4 ways to ease the adoption process in Georgia
The adoption process can be fraught with paperwork, nerves and excitement. Parents can take several measures to ease the transition.
According to the U.S. Department of Health and Human Services, 887 children were adopted in Georgia through the use of public child welfare agencies in 2014. When welcoming a child into a family through a private or public agency, there are laws in place dictating how the process must go. Additionally, there are other factors to consider when adopting. In the following ways, family members can make the transition run smoothly.
1. Know the laws
One of the most important aspects of an adoption is to ensure that the adults involved understand the laws. The Georgia Division of Family and Children Services states that only people who are residents in the state for at least six months may file a petition for adoption. Further, the person who wishes to adopt must either be married to someone who is at least 10 years or older than the child and living with that spouse, or the person, if single, must be at least 25 and be at least 10 years older than the child.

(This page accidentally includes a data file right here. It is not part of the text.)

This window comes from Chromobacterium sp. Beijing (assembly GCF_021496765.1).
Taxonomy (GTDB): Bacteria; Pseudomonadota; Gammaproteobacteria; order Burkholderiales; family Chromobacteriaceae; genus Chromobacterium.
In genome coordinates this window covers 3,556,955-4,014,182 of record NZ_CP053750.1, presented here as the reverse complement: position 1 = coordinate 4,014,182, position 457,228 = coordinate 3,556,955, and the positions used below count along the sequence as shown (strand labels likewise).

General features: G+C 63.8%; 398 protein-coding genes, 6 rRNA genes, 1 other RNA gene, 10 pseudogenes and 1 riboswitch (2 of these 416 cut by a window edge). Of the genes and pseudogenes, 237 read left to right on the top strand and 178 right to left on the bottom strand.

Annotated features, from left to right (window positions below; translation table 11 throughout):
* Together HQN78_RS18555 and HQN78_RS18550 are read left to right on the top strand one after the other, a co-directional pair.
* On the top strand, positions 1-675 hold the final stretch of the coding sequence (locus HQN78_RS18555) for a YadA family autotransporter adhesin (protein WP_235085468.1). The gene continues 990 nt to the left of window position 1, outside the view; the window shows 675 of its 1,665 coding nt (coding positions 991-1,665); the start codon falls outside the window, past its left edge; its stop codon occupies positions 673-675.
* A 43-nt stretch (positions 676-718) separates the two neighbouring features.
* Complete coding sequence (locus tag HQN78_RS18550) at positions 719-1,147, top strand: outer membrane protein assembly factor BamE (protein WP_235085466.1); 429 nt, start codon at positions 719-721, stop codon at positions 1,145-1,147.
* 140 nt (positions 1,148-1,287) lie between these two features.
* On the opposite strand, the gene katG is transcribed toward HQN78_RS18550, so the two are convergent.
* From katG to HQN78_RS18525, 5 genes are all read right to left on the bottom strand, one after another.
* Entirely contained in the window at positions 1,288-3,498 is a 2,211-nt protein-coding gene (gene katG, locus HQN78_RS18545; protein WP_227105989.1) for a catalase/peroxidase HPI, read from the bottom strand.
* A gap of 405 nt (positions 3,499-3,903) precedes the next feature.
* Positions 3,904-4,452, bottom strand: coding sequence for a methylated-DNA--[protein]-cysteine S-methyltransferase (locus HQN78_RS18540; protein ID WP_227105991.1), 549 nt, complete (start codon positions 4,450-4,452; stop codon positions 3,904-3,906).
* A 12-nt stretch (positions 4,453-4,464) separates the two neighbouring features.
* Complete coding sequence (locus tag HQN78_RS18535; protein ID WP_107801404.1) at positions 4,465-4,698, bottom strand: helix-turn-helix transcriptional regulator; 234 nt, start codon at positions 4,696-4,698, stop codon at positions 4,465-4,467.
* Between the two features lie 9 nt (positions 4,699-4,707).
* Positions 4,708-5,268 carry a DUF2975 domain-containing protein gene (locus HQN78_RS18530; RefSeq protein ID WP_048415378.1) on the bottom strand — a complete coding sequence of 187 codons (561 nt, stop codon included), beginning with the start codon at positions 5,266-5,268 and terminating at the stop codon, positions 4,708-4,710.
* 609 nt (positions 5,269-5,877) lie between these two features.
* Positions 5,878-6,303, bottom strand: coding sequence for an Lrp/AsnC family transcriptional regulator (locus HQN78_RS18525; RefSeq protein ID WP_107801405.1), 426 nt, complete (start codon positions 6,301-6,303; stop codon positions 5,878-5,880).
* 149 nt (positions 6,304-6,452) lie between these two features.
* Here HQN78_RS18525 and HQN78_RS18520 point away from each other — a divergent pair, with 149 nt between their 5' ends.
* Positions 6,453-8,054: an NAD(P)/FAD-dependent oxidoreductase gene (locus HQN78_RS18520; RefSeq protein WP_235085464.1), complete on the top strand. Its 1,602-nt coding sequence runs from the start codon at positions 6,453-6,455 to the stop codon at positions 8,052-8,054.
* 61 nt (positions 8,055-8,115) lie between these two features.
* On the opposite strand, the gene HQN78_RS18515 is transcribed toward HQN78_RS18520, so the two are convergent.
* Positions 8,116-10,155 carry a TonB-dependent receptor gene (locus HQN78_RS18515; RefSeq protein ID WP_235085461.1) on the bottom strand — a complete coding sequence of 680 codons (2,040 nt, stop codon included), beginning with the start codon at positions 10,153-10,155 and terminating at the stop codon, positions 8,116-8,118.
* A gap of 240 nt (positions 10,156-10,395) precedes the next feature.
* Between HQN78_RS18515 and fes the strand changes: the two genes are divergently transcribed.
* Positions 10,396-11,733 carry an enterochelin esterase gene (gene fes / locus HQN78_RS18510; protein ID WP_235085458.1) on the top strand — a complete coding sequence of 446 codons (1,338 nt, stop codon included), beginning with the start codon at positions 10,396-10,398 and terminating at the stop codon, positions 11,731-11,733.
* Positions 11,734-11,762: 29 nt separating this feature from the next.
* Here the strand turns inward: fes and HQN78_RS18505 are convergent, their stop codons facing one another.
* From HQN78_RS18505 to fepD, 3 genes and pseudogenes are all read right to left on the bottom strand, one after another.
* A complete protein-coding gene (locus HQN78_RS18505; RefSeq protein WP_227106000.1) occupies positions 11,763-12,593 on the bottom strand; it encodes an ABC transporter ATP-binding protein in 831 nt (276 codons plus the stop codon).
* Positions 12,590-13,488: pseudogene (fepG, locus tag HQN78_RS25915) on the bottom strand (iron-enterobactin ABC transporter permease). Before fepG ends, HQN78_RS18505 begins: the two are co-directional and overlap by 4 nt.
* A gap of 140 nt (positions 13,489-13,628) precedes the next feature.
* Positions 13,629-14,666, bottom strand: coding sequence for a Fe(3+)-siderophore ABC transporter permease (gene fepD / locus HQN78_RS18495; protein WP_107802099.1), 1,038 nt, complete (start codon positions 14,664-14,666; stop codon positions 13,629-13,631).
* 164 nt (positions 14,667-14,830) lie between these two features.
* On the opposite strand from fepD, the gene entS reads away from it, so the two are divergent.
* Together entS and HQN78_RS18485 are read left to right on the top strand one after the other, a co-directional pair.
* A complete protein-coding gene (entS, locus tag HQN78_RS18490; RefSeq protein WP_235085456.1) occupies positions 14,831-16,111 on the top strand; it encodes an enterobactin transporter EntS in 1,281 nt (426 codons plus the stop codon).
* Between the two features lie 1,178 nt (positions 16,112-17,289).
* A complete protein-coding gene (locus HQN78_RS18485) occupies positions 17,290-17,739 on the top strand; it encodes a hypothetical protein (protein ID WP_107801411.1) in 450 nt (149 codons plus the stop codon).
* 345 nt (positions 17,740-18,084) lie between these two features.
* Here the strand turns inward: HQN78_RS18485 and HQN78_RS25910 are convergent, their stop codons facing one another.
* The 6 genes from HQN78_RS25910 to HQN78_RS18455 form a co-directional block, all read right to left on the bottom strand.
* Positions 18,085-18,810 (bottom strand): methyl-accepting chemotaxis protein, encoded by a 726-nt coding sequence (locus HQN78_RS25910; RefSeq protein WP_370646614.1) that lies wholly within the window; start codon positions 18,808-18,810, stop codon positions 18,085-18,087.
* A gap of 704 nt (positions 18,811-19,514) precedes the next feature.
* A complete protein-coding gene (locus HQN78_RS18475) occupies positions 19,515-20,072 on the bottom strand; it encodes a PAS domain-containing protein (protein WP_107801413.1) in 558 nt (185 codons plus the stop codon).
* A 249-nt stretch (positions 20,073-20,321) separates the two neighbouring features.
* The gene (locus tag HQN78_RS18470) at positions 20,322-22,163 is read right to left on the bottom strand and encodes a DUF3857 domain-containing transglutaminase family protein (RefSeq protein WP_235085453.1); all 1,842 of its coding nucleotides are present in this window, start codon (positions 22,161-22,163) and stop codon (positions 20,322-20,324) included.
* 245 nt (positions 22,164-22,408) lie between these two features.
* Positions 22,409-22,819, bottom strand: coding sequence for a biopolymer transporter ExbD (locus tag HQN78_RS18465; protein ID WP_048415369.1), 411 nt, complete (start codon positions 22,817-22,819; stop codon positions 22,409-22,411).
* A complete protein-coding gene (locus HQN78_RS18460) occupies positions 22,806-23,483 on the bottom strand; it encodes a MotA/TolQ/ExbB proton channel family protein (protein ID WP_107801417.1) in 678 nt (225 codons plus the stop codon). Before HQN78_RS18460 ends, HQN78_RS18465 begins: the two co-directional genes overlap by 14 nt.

There is a significant amount of paperwork that must be completed as well as other regulations. Having an understanding of these laws and working with an experienced legal professional can help parents avoid complications.
2. Prepare for the home visit
When adopting through public and private agencies, families will have to undergo an evaluation, which will include a home visit. To prepare for the visit, adoptive parents should do the following:
- Remove safety hazards and ensure the home meets regulations, such as fencing in a swimming pool.
- Be honest when answering questions.
- Have all the necessary paperwork completed.
Adoption professionals often remind people that the home study is just a small part of the overall process.
3. Know the child’s background
Especially in circumstances in which the child is not a newborn, parents should take the time to get to know what the child’s life has been like. It is wise to find out what his or her routines may have been as well as what he or she enjoys doing. Further, if the adoption is an international one, it may be wise to spend time in the child’s home country simply learning the culture and customs.
4. Help the child adjust
No matter what age the child is, it may take time for him or her to get used to the new environment. Practicing patience and understanding in the first days, weeks and even months may be necessary. As excited as new parents may be, the child may take longer to feel comfortable.
Reaching out to support groups can ease the process and give adoptive parents an outlet for questions, concerns and frustrations. Anyone who has questions about this topic should speak with a family law attorney in Georgia.